The Pursuit of Justice

By:  Hobie Morris

It is three years after the guns of the Civil War fired their final shot.

Brookfield’s village proper has many businesses to meet the people’s needs.  Surrounding hills and valleys are thickly populated with small farms.  Scores of water powered factories and mills along Beaver Creek and smaller streams in the township produce a wide variety of useful and marketable items.  Sunday morning church bells sound in the far distance.  In a few years the Village will be incorporated with its own elected officials including a President.  In the mid 1870s it will have its own local newspaper – The Brookfield Courier.  Brookfield is generally a law abiding community.  But not all the time!

It is Sunday night in mid-October, 1868.  William Crumb is awakened in the night by unusual commotion among his poultry.  Crumb gets out of bed and goes to the window.  He could see in the dark a man in a tree throwing down to another man one of Crumb’s turkeys.  The other man is putting them into a wagon.

Crumb yells at the two men frightening them.  They jump into their wagon and flee as fast as the hilly nature of the dirt road allows.

Determined to give chase, Mr. Crumb quickly grabs, in the dark bedroom, what he thinks are his pants.  He runs to his barn for a horse and discovers that in his haste he has put on not his pants but his coat!  Fearing the robbers will escape, Crumb climbs on his horse and off he speeds with the near appendages of his garment floating wildly in the midnight breeze.  The chase is on!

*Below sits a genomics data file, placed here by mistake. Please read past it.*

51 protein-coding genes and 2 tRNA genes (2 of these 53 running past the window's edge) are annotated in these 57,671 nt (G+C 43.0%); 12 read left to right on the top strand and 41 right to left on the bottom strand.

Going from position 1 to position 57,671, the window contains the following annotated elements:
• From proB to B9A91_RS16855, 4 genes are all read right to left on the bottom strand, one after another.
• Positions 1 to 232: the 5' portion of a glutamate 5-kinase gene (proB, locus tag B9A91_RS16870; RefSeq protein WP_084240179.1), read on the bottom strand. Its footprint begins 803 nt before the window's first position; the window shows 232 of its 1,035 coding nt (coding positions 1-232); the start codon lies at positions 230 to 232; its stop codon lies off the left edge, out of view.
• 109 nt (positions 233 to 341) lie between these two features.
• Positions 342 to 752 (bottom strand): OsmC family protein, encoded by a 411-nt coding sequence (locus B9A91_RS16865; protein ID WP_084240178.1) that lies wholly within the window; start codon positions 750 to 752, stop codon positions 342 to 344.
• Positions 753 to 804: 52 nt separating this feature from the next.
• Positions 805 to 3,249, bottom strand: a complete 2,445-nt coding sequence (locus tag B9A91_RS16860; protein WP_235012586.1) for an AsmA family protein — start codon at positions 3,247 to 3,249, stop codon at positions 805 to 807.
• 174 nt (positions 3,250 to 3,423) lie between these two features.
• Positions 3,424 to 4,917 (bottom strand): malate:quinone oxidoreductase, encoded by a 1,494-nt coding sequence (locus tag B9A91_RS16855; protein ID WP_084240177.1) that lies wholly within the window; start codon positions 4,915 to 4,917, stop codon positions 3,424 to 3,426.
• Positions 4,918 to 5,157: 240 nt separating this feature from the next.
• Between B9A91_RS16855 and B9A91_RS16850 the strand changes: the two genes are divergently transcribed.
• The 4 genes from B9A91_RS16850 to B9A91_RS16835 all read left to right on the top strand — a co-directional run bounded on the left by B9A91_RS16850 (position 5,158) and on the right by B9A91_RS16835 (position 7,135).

Crumb chases the fleeing fugitives for 2 miles, yelling for “help” at each house that he passes.  The turkey robbers, fearing they are losing the race, begin throwing overboard turkeys, chickens, and even some washing clothes that they have also stolen.  The two fugitives believe this will stop their pursuers, a crowd of folks who rallied to the cries and standard (flying shirttails etc.) of Mr Crumb who they hope will stop to gather up the loot.  Their plan doesn’t work.

Eventually the robbers are caught and are discovered to be two notorious thieves living near Hamilton.

Mr. Crumb’s high energy effort proves the difference.  Did the flying “shirttails” give Crumb and his horse a boost?  Possibly…  Dan Peckham and Dan Manchester thought so.

Indeed the “Pursuit of Justice” has some interesting tales/tails to tell!

But these are only the musings of a simple country man from a rustic, rural community with volumes of still unwritten stories from many generations of now forgotten people.

Editor’s note: Hobie Morris is a Brookfield resident and simple country man.

By martha

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